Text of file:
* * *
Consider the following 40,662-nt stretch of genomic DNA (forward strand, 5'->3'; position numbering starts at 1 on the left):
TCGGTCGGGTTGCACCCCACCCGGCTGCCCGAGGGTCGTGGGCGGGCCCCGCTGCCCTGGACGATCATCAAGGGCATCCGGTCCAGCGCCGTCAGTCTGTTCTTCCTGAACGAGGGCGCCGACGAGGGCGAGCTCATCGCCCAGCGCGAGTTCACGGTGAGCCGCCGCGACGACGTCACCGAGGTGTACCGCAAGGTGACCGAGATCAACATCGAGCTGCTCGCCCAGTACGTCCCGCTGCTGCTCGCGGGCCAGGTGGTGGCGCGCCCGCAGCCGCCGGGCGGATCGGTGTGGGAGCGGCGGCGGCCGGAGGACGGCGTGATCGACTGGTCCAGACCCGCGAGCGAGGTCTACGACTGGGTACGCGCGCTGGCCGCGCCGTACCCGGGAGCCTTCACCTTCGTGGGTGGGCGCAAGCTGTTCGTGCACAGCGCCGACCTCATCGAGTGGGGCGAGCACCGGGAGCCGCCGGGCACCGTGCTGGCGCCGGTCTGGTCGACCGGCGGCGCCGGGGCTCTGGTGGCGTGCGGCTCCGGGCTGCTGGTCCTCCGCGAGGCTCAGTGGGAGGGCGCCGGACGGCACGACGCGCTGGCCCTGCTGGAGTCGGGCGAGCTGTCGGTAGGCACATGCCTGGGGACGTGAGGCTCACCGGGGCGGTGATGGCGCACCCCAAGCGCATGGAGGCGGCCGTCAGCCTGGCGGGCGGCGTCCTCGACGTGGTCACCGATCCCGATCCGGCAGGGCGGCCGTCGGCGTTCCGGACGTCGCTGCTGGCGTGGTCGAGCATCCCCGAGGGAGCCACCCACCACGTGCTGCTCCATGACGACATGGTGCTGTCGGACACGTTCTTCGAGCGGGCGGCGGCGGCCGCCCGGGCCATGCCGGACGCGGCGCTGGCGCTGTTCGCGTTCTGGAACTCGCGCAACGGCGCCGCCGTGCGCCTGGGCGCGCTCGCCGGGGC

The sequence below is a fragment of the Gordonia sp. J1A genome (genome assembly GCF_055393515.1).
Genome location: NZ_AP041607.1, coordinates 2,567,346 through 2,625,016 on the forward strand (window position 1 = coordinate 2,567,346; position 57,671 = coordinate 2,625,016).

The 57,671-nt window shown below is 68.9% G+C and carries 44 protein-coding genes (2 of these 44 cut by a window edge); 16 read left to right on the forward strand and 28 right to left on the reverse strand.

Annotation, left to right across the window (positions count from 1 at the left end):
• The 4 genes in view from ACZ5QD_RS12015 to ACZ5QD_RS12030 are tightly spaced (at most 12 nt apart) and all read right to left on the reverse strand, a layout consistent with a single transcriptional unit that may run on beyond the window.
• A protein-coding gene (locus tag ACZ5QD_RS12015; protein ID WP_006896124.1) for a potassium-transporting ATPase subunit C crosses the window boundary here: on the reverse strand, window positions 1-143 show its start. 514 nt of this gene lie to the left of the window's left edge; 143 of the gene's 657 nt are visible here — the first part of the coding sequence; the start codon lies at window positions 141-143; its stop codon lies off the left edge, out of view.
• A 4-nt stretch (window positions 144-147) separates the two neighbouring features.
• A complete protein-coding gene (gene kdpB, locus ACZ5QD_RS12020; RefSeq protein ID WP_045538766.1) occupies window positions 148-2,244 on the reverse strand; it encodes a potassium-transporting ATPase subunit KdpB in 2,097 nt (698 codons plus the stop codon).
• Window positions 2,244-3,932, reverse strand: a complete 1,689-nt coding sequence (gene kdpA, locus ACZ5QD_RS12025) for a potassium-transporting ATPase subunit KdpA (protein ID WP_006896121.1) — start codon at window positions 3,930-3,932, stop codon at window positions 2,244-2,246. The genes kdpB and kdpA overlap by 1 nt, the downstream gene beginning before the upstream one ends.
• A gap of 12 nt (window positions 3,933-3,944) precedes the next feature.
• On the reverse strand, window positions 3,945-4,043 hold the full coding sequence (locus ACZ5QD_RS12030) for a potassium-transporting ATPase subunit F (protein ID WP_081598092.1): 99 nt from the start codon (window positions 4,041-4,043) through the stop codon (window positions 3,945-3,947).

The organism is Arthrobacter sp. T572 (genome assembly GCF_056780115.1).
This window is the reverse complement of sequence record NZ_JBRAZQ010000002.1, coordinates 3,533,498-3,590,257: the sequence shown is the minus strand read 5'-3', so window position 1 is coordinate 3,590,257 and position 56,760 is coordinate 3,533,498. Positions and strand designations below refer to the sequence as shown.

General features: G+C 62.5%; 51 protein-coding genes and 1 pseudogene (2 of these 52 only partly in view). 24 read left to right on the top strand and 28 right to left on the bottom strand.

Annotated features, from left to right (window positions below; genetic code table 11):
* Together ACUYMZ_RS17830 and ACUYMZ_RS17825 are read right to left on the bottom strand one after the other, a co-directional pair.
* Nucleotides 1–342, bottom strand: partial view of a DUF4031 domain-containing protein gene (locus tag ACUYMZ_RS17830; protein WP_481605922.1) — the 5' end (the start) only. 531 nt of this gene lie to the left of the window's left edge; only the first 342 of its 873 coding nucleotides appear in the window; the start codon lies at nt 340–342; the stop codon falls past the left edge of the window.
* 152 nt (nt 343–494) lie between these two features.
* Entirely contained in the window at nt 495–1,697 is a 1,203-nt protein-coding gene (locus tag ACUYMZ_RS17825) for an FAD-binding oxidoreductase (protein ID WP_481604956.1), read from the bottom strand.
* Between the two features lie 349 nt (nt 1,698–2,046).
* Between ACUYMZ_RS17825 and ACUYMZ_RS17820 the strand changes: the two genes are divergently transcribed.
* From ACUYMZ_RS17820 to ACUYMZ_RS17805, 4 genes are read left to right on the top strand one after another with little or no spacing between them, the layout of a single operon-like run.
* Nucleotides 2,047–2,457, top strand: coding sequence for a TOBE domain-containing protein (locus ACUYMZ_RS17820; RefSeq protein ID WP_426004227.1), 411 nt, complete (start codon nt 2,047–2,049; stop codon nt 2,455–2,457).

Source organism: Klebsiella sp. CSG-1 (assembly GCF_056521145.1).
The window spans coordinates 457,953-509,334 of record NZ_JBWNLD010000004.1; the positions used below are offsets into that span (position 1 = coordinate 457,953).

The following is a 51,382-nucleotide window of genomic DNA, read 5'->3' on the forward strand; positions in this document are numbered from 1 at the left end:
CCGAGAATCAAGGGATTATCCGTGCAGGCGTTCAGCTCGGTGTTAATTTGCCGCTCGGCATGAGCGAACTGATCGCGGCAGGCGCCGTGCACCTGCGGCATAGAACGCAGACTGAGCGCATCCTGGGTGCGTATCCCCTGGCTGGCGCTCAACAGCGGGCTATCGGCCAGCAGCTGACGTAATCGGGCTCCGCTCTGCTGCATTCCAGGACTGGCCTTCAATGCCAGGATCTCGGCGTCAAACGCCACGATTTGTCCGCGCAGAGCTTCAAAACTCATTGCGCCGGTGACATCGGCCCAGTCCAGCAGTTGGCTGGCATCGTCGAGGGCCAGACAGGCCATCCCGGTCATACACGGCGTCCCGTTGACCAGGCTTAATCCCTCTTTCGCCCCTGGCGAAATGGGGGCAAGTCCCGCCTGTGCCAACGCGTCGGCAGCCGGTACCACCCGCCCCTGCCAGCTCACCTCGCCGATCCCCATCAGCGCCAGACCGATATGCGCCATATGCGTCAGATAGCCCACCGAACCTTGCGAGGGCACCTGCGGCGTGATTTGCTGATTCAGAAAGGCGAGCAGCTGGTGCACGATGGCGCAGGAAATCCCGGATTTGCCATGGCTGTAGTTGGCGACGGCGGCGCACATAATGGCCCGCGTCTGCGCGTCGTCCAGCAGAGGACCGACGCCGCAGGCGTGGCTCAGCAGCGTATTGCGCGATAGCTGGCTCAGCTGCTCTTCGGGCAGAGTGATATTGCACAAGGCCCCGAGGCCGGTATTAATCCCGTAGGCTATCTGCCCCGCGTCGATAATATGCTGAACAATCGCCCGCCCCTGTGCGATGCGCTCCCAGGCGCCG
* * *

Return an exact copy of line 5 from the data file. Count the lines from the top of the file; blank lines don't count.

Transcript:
The 57,671-nt window shown below is 68.9% G+C and carries 44 protein-coding genes (2 of these 44 cut by a window edge); 16 read left to right on the forward strand and 28 right to left on the reverse strand.